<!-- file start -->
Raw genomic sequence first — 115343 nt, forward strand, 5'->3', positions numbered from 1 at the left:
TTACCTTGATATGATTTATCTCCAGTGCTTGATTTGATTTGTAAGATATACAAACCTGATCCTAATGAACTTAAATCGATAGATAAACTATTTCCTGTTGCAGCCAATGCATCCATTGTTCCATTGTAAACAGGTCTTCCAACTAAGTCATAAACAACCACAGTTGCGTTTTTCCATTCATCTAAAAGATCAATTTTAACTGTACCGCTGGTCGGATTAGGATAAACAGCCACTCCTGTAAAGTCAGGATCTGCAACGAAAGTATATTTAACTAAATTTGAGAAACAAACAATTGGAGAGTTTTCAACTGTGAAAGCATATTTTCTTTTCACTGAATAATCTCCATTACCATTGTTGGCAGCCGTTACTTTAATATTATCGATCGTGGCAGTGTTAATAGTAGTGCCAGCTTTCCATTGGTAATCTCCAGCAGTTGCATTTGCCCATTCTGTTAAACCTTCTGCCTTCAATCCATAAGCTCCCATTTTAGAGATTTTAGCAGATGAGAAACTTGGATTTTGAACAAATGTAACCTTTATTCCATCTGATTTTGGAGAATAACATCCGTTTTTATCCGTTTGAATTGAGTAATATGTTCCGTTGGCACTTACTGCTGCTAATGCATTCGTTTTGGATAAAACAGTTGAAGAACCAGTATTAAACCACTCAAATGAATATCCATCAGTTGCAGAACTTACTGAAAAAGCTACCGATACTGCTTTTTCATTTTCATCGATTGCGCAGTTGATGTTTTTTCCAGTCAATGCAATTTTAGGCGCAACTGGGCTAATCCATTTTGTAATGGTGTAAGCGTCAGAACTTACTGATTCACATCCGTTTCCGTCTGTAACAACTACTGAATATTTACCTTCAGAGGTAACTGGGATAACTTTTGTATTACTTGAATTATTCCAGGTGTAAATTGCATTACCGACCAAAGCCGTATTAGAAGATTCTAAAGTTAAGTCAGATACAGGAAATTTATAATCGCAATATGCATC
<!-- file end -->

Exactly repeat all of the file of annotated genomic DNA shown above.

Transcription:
Raw genomic sequence first — 115343 nt, forward strand, 5'->3', positions numbered from 1 at the left:
TTACCTTGATATGATTTATCTCCAGTGCTTGATTTGATTTGTAAGATATACAAACCTGATCCTAATGAACTTAAATCGATAGATAAACTATTTCCTGTTGCAGCCAATGCATCCATTGTTCCATTGTAAACAGGTCTTCCAACTAAGTCATAAACAACCACAGTTGCGTTTTTCCATTCATCTAAAAGATCAATTTTAACTGTACCGCTGGTCGGATTAGGATAAACAGCCACTCCTGTAAAGTCAGGATCTGCAACGAAAGTATATTTAACTAAATTTGAGAAACAAACAATTGGAGAGTTTTCAACTGTGAAAGCATATTTTCTTTTCACTGAATAATCTCCATTACCATTGTTGGCAGCCGTTACTTTAATATTATCGATCGTGGCAGTGTTAATAGTAGTGCCAGCTTTCCATTGGTAATCTCCAGCAGTTGCATTTGCCCATTCTGTTAAACCTTCTGCCTTCAATCCATAAGCTCCCATTTTAGAGATTTTAGCAGATGAGAAACTTGGATTTTGAACAAATGTAACCTTTATTCCATCTGATTTTGGAGAATAACATCCGTTTTTATCCGTTTGAATTGAGTAATATGTTCCGTTGGCACTTACTGCTGCTAATGCATTCGTTTTGGATAAAACAGTTGAAGAACCAGTATTAAACCACTCAAATGAATATCCATCAGTTGCAGAACTTACTGAAAAAGCTACCGATACTGCTTTTTCATTTTCATCGATTGCGCAGTTGATGTTTTTTCCAGTCAATGCAATTTTAGGCGCAACTGGGCTAATCCATTTTGTAATGGTGTAAGCGTCAGAACTTACTGATTCACATCCGTTTCCGTCTGTAACAACTACTGAATATTTACCTTCAGAGGTAACTGGGATAACTTTTGTATTACTTGAATTATTCCAGGTGTAAATTGCATTACCGACCAAAGCCGTATTAGAAGATTCTAAAGTTAAGTCAGATACAGGAAATTTATAATCGCAATATGCATC